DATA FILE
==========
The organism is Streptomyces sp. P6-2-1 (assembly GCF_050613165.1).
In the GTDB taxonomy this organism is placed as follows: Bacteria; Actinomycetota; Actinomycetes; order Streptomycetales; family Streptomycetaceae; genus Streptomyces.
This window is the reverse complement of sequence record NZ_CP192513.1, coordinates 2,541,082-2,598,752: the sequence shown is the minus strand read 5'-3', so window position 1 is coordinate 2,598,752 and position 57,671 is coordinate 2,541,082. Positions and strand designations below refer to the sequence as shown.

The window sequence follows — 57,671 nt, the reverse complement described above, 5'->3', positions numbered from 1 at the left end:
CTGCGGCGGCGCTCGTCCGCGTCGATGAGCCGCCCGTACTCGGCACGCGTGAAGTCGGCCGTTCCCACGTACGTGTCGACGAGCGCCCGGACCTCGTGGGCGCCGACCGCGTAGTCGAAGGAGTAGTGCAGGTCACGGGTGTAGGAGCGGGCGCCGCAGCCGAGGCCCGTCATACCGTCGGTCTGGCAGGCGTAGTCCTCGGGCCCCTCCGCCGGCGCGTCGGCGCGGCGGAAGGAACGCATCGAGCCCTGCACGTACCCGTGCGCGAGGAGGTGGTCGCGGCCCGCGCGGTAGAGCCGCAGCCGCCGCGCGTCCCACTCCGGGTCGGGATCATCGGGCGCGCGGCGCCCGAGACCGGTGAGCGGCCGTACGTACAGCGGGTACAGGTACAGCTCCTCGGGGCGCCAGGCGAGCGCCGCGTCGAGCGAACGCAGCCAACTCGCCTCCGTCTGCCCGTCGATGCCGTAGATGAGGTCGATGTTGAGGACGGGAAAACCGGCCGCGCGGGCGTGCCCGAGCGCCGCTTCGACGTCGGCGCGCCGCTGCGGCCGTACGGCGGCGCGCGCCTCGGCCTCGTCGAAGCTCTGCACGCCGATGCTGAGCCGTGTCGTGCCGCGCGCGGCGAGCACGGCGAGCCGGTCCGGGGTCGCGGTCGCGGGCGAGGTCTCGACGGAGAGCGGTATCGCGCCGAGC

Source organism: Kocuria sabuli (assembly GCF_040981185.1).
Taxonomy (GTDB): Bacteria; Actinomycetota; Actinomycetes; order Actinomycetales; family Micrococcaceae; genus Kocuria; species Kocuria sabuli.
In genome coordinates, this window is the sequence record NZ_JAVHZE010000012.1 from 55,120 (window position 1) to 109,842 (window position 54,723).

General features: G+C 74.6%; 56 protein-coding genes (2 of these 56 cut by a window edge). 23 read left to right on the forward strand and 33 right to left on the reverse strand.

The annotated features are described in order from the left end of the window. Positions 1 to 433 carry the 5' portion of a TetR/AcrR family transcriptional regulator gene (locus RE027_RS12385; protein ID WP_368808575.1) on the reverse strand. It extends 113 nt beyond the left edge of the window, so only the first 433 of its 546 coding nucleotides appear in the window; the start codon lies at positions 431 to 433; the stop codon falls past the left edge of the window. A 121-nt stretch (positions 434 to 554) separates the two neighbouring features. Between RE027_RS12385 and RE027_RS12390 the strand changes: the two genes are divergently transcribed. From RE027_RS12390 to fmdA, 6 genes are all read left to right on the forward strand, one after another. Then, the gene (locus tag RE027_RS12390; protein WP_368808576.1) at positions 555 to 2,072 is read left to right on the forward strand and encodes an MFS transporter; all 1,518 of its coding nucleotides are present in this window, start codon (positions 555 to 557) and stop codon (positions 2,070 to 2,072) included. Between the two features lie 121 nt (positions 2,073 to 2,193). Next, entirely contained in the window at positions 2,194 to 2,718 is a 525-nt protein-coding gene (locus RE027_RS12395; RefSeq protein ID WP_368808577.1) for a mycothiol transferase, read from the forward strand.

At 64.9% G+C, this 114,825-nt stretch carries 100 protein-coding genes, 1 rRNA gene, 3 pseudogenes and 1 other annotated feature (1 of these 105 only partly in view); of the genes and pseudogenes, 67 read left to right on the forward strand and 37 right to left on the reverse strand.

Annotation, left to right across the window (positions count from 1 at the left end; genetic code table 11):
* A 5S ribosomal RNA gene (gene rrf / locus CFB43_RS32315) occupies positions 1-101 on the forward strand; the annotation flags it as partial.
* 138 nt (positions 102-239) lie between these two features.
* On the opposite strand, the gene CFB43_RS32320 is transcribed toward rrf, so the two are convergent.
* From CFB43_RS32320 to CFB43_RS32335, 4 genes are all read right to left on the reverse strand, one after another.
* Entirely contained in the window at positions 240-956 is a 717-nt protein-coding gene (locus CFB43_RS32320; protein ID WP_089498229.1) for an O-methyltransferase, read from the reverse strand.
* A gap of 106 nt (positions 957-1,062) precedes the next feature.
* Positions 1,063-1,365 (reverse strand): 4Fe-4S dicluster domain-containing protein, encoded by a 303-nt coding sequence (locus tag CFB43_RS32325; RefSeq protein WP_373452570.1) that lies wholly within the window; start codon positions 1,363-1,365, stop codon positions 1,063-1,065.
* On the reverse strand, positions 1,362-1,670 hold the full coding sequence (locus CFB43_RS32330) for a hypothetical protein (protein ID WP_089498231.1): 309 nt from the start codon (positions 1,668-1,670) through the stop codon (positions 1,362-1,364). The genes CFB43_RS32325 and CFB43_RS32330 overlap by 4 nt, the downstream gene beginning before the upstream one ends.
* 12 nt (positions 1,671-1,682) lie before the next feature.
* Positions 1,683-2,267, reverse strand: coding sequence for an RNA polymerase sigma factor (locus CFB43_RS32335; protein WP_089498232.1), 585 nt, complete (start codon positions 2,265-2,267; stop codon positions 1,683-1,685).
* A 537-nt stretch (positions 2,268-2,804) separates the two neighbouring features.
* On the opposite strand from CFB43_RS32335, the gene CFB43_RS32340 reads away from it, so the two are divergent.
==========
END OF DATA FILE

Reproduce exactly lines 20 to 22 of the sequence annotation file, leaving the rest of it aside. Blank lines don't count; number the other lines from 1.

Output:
* On the reverse strand, positions 1,362-1,670 hold the full coding sequence (locus CFB43_RS32330) for a hypothetical protein (protein ID WP_089498231.1): 309 nt from the start codon (positions 1,668-1,670) through the stop codon (positions 1,362-1,364). The genes CFB43_RS32325 and CFB43_RS32330 overlap by 4 nt, the downstream gene beginning before the upstream one ends.
* 12 nt (positions 1,671-1,682) lie before the next feature.
* Positions 1,683-2,267, reverse strand: coding sequence for an RNA polymerase sigma factor (locus CFB43_RS32335; protein WP_089498232.1), 585 nt, complete (start codon positions 2,265-2,267; stop codon positions 1,683-1,685).